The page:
As humans, when we have the ability to switch back and forth between using fat (and some carbs) and using pretty much just carbs as a fuel source, we are said to be ‘metabolically flexible’. Sometimes this is also called being ‘fat-adapted’.

Metabolic flexibility is the ultimate for the high performing human as they can take advantage of different fuel sources when and where they need them.

The six reasons LCHF will improve your performance in life (and sport) are:

  1. You will be mentally sharper – using ketones as a fuel for the brain helps with concentration, cognition, and you won’ fall of the “glucose cliff” every few hours.
  2. You won’t run out of fuel – fat is a big fuel tank and you can access it easily when you need to.
  3. You will be leaner – because you can manage your hunger and cravings better, you won’t crack into the sugar under pressure.
  4. You will tolerate more pain – OK it’s emerging research, but new evidence shows how high blood sugars make you tolerate less pain. Adenosine, a neurotransmitter seems to be part of this process which is not completely understood. LCHF can help both with chronic pain and perhaps acute pain.
  5. You will recover faster and your immune system will be better. Stress and exercise produces free radicals (reactive oxygen species or ‘ROS’) which you need to clean up. Antioxidants are part of this process. First, a good whole food LCHF plan is full of antioxidants.  Second, when you burn fat you produce less ROS. And third, new research shows that when you are in nutritional ketosis your body engages its own antioxidant system. That’s right – you produce your own antioxidants but you need to be low carb to do so.
  6. You will have fewer gut/stomach issues. Eliminating grain seems to have big benefits in reducing bloating and you’ll feel great.  You won’t have to shovel down gels and other sports drinks when you exercise for longer periods.

That’s my top 6!


Join the discussion 5 Comments

  • S. Larsen says:

    And yet you don’t cite a single study that shows improved race performance on a high fat diet compared to a high carb diet. In fact you don’t cite any studies to support any of the above point. Seems to be conjecture at best.

    • What The Fat? says:

      Hi S,

      do sports people at the top of their game get an advantage by switching to a low carb diet? Maybe, we’ll try to find studies on it. Do sports people (or anyone else) who are struggling with their performance or capacity to exercise due to insufficient cardiorespiratory fitness get a benefit? I think there is more evidence for that.

  • emma says:

    I’m a doctor myself contracting in Ophthalmolgy and practicing Natural Ophthalmolgy and a convert and adherent of Weston A Price. I was at Grant’s talk in Tauranga on Monday and was inspired. Please would you send the reference for the article on CHO restriction in Nutrition journal. Also have you some papers or reviews available on the LDL rise that some patients on the ketogenic diet have and what other analyses can be done on their apo proteins etc that can help alleviate anxiety about cholesterol deposition and cardiovascular disease. Thanks

    • What The Fat? says:

      Hi Emma, I will ask Grant for the references. In the meantime, I should stress that LDL rise of any great extent in adults isn’t something that’s yet been reported during ketogenic treatment of obesity, diabetes, or metabolic syndrome.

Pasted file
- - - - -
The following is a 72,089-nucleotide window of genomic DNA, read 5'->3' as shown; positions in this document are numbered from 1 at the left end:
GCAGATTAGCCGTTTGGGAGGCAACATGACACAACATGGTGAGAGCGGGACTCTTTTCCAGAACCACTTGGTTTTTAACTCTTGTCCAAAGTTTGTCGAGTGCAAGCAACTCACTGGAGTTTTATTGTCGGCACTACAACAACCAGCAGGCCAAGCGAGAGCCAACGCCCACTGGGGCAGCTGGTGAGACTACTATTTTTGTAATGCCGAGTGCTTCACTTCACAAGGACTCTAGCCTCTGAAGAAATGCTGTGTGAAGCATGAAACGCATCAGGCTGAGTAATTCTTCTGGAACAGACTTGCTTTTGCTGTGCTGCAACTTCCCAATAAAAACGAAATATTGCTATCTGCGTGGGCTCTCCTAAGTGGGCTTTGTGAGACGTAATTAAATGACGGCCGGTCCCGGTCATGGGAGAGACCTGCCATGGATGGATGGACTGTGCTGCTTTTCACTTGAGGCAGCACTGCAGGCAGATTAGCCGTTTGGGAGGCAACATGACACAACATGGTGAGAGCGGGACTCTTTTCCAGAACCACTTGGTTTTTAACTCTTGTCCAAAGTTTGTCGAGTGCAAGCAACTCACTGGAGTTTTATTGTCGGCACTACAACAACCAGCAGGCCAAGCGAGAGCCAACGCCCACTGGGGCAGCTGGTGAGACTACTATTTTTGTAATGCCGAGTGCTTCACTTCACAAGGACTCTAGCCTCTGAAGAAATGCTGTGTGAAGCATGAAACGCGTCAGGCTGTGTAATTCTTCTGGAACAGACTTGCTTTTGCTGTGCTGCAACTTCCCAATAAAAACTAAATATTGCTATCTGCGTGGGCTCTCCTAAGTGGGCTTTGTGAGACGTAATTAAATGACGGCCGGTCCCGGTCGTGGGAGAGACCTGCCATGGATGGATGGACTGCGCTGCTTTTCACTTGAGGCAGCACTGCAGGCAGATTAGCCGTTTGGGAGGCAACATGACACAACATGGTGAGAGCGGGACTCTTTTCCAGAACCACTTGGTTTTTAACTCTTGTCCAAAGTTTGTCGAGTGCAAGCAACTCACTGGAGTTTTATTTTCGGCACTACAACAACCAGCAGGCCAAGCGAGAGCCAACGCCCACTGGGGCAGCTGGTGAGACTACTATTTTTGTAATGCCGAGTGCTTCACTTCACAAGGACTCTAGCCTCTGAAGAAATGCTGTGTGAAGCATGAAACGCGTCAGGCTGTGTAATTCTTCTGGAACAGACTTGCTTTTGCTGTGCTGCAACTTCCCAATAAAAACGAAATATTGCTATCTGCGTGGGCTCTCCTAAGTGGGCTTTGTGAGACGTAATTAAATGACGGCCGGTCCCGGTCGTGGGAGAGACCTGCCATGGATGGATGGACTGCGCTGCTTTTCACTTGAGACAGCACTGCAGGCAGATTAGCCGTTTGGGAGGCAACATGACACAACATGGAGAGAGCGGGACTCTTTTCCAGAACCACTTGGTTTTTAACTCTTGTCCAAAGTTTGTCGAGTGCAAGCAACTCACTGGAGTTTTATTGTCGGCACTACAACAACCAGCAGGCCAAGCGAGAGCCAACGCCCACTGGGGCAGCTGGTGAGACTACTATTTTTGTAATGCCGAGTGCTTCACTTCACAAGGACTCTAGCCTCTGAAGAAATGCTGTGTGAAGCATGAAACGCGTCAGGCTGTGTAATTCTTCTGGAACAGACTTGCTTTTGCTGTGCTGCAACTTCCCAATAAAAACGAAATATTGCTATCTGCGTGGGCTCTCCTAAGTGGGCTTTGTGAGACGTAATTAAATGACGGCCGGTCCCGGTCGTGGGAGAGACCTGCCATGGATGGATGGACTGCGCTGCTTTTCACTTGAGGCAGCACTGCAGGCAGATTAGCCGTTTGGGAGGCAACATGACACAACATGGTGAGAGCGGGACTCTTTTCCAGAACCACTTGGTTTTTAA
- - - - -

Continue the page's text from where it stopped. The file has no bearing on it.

It’s something that’s been seen in a relatively small proportion of people who are lean, active, and healthy and who thus aren’t usual subjects in medical diet trials, but who may be interested in the ketogenic diet for other reasons. Such people have, however, often been subjects in fasting studies, and we see the split clearly then; LDL, if elevated, drops after a few days – and never rises – when obese people fast, but rises when lean healthy people fast.
      An exception is during rapid weight loss – LDL can rise eventually, even on a low fat, calorie restricted diet, as here.
      Because medicine doesn’t usually interest itself enough in healthy people, we’re still trying to work out why this difference exists.
      The ApoB/ApoA1 ratio is considered most reliable for cardiovascular disease prediction in a normal population, as is the TG/HDL ratio. Atherosclerotic cardiovascular disease in people with fasting TG/HDL ratios (in mg/dL) below 2 seems to be rare, even in heterozygous familial hypercholesterolaemia where the mean LDL is around 6 mmol/L (as in this study).
      In a high risk individual with high LDL (that is, where risk is defined by factors other than LDL alone) you would want the Non-HDL to HDL ratio (similar to ApoB/ApoA1) to improve; this is what we would expect in such a case on LCHF. The question we need to answer is whether healthy people can really be harmed by the exact same thing that improves the CVD risk prognosis and overall fitness in the most at-risk individuals, given that healthy people don’t feel impaired in any way if their LDL rises for this reason.

      • What The Fat? says:

        Hi Emma, here’s the reference

        Grant says that the average rise in LDL on LCHF isn’t meaningful, that said many do get an upward movement (some down too), what this means isn’t clear…. in the context of metabolic syndrome or diabetes, the LDL count can go up because the LDL particle size increases, which is generally believed to reduce atherogenic risk. If the TG/HDL ratio goes down, it’s safe to deduce that LDL particle size will increase, but depending on the factors that were supporting the LDL level in that individual, LDL level can still go down at the same time.
        When triglyceride is low or ideal, the Iranian calculation of LDL is more accurately reflective of real LDL levels than the normally used Friedewald equation; there is an explanation and a calculator here.

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